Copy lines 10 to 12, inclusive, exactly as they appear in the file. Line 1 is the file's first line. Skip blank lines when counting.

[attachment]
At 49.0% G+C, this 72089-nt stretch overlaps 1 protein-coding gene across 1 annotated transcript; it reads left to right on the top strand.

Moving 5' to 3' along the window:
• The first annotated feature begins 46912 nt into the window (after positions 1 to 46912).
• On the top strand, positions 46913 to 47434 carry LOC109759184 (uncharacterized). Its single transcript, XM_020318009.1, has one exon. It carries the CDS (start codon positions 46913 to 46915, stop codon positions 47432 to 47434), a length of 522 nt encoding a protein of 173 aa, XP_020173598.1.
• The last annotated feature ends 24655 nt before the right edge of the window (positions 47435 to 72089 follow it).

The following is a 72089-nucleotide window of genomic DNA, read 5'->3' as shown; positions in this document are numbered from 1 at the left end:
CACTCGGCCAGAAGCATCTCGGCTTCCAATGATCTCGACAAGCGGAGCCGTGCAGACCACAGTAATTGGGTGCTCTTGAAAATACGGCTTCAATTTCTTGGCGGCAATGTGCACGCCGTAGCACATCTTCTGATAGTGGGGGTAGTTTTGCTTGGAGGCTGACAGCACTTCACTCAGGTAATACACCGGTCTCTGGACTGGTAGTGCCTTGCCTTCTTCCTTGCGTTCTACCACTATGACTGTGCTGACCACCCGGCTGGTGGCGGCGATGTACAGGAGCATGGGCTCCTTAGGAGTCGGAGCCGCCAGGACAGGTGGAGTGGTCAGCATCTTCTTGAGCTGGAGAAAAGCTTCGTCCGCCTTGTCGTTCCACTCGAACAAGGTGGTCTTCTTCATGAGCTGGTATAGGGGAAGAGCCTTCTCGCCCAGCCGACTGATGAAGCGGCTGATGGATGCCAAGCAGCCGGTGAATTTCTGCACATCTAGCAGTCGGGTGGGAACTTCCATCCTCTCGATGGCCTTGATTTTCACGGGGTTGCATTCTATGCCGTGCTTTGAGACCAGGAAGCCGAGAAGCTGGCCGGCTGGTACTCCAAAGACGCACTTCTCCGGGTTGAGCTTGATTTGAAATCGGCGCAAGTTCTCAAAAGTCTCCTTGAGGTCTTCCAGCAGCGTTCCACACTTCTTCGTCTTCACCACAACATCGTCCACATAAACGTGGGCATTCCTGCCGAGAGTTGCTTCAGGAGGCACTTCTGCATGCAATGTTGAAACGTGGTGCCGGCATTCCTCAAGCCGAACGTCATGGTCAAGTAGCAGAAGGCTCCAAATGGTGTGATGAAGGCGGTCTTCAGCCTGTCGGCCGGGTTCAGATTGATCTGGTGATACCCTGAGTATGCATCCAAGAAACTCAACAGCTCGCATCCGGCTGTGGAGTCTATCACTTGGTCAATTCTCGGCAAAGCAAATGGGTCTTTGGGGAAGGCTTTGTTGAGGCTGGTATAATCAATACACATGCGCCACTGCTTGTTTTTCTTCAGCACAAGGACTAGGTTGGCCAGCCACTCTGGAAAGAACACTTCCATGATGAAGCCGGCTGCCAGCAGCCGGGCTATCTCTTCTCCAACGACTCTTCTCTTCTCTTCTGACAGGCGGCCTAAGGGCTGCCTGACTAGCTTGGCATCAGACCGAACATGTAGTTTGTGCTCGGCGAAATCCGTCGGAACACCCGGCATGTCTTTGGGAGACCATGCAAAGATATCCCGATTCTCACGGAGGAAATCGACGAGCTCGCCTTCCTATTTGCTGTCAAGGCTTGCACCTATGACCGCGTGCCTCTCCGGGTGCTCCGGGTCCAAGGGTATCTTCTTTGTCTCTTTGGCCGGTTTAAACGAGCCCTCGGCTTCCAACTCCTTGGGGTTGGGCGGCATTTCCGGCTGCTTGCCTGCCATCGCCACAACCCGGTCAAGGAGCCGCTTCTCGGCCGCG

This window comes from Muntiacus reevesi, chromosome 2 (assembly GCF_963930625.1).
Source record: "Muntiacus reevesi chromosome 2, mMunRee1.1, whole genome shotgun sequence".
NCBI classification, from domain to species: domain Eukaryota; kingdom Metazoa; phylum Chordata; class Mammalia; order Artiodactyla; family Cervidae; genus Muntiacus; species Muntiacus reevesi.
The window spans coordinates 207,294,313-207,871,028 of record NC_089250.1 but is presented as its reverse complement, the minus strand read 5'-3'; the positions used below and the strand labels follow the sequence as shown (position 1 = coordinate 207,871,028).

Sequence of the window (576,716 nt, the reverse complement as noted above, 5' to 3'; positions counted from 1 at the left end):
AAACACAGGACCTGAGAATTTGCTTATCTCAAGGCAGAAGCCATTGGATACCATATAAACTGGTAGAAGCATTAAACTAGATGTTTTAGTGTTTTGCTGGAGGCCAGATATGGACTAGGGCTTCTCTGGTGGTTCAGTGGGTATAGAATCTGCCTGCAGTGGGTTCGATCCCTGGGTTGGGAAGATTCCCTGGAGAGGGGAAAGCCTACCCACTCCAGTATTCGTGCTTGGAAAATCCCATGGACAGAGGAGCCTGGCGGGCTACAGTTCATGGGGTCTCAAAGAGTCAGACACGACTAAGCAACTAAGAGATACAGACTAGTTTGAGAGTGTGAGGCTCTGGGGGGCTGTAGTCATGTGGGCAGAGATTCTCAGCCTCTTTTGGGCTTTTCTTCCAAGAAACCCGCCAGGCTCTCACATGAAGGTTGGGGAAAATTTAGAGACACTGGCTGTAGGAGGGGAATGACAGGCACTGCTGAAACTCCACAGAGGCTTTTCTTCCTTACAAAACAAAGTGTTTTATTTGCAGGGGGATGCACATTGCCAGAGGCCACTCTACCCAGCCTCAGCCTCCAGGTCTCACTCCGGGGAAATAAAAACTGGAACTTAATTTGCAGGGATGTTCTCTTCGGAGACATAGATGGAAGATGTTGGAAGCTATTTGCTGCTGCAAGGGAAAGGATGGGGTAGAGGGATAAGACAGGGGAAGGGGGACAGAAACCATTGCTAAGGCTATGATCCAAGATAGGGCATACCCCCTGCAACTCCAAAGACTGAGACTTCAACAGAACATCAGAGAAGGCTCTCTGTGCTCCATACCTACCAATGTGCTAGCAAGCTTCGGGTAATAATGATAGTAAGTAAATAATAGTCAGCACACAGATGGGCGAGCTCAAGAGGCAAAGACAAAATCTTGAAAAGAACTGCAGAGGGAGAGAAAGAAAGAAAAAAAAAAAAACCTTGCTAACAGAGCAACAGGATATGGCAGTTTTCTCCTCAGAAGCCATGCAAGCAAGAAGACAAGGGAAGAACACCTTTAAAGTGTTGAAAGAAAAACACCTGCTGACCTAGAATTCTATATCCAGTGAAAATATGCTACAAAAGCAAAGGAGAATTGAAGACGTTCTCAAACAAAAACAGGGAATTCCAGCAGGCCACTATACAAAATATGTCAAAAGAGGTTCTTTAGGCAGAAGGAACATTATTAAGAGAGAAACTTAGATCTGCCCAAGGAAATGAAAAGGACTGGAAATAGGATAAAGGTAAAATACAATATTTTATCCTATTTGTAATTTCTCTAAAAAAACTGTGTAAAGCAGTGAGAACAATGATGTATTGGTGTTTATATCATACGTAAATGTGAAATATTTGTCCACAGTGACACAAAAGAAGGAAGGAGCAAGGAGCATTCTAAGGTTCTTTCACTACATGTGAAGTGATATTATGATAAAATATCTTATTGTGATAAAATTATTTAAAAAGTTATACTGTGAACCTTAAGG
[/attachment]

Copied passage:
NCBI classification, from domain to species: domain Eukaryota; kingdom Metazoa; phylum Chordata; class Mammalia; order Artiodactyla; family Cervidae; genus Muntiacus; species Muntiacus reevesi.
The window spans coordinates 207,294,313-207,871,028 of record NC_089250.1 but is presented as its reverse complement, the minus strand read 5'-3'; the positions used below and the strand labels follow the sequence as shown (position 1 = coordinate 207,871,028).

Sequence of the window (576,716 nt, the reverse complement as noted above, 5' to 3'; positions counted from 1 at the left end):